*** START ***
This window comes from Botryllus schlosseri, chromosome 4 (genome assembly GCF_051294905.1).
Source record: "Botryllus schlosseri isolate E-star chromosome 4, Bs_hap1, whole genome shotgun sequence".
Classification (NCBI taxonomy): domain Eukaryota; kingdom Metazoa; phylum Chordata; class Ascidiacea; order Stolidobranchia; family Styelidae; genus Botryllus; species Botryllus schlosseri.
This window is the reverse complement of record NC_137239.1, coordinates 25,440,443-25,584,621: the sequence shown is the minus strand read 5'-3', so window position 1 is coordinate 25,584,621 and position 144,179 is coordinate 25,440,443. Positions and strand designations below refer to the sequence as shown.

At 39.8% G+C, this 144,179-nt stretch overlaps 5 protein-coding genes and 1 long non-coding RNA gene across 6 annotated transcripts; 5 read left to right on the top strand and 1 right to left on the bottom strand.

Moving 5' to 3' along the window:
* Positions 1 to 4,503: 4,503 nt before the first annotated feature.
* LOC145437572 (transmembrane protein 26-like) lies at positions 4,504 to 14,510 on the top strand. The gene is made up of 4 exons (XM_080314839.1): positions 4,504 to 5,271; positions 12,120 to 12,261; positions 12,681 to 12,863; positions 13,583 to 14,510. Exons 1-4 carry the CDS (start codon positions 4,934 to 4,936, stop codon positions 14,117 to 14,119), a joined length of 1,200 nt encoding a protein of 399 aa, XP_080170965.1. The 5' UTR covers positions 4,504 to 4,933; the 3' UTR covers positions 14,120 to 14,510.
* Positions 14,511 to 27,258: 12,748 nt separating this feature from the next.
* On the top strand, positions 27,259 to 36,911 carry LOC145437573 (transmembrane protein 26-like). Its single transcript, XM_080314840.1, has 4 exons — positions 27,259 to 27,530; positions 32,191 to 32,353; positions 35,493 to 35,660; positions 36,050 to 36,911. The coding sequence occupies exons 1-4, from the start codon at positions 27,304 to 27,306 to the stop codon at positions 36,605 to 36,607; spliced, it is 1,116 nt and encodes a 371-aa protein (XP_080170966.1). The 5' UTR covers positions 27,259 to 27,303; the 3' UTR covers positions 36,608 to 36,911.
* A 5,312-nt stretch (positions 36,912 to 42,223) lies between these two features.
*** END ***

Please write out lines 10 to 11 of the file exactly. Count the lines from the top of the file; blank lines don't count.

* On the top strand, positions 27,259 to 36,911 carry LOC145437573 (transmembrane protein 26-like). Its single transcript, XM_080314840.1, has 4 exons — positions 27,259 to 27,530; positions 32,191 to 32,353; positions 35,493 to 35,660; positions 36,050 to 36,911. The coding sequence occupies exons 1-4, from the start codon at positions 27,304 to 27,306 to the stop codon at positions 36,605 to 36,607; spliced, it is 1,116 nt and encodes a 371-aa protein (XP_080170966.1). The 5' UTR covers positions 27,259 to 27,303; the 3' UTR covers positions 36,608 to 36,911.
* A 5,312-nt stretch (positions 36,912 to 42,223) lies between these two features.